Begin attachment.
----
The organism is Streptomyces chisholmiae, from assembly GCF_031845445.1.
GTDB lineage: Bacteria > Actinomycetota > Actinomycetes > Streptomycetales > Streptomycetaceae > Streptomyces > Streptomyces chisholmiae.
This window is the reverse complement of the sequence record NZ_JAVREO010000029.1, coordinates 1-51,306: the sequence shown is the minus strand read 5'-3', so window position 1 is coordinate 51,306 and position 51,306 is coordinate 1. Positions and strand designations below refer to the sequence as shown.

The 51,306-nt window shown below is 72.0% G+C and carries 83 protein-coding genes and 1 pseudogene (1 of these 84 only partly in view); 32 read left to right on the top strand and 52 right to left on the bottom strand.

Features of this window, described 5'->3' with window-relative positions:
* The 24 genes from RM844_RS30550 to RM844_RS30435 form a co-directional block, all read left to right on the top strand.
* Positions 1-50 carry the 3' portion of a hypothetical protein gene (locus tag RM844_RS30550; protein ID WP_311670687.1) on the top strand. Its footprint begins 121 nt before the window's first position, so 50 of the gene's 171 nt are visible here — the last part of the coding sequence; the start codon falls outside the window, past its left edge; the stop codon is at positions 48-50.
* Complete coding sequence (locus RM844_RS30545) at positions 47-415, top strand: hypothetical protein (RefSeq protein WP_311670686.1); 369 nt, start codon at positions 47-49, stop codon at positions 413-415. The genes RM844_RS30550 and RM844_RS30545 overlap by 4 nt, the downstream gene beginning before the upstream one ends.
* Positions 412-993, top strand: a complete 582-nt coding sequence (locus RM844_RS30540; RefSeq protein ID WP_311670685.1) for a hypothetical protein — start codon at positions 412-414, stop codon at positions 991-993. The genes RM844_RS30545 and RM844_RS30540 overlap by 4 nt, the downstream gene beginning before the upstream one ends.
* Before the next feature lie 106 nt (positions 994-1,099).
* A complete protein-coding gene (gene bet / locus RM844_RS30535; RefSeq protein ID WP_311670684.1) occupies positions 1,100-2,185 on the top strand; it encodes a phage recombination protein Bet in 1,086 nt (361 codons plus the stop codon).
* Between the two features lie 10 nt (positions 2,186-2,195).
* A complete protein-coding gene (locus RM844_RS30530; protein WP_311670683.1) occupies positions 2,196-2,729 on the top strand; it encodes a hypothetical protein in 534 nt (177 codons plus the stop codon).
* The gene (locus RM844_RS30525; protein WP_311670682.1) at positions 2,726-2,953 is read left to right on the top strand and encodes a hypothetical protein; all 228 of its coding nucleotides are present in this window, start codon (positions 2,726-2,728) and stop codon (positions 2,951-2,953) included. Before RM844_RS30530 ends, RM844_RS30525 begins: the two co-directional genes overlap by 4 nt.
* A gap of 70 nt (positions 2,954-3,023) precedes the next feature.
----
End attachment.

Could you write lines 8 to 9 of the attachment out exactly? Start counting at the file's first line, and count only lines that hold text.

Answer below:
* Complete coding sequence (locus RM844_RS30545) at positions 47-415, top strand: hypothetical protein (RefSeq protein WP_311670686.1); 369 nt, start codon at positions 47-49, stop codon at positions 413-415. The genes RM844_RS30550 and RM844_RS30545 overlap by 4 nt, the downstream gene beginning before the upstream one ends.
* Positions 412-993, top strand: a complete 582-nt coding sequence (locus RM844_RS30540; RefSeq protein ID WP_311670685.1) for a hypothetical protein — start codon at positions 412-414, stop codon at positions 991-993. The genes RM844_RS30545 and RM844_RS30540 overlap by 4 nt, the downstream gene beginning before the upstream one ends.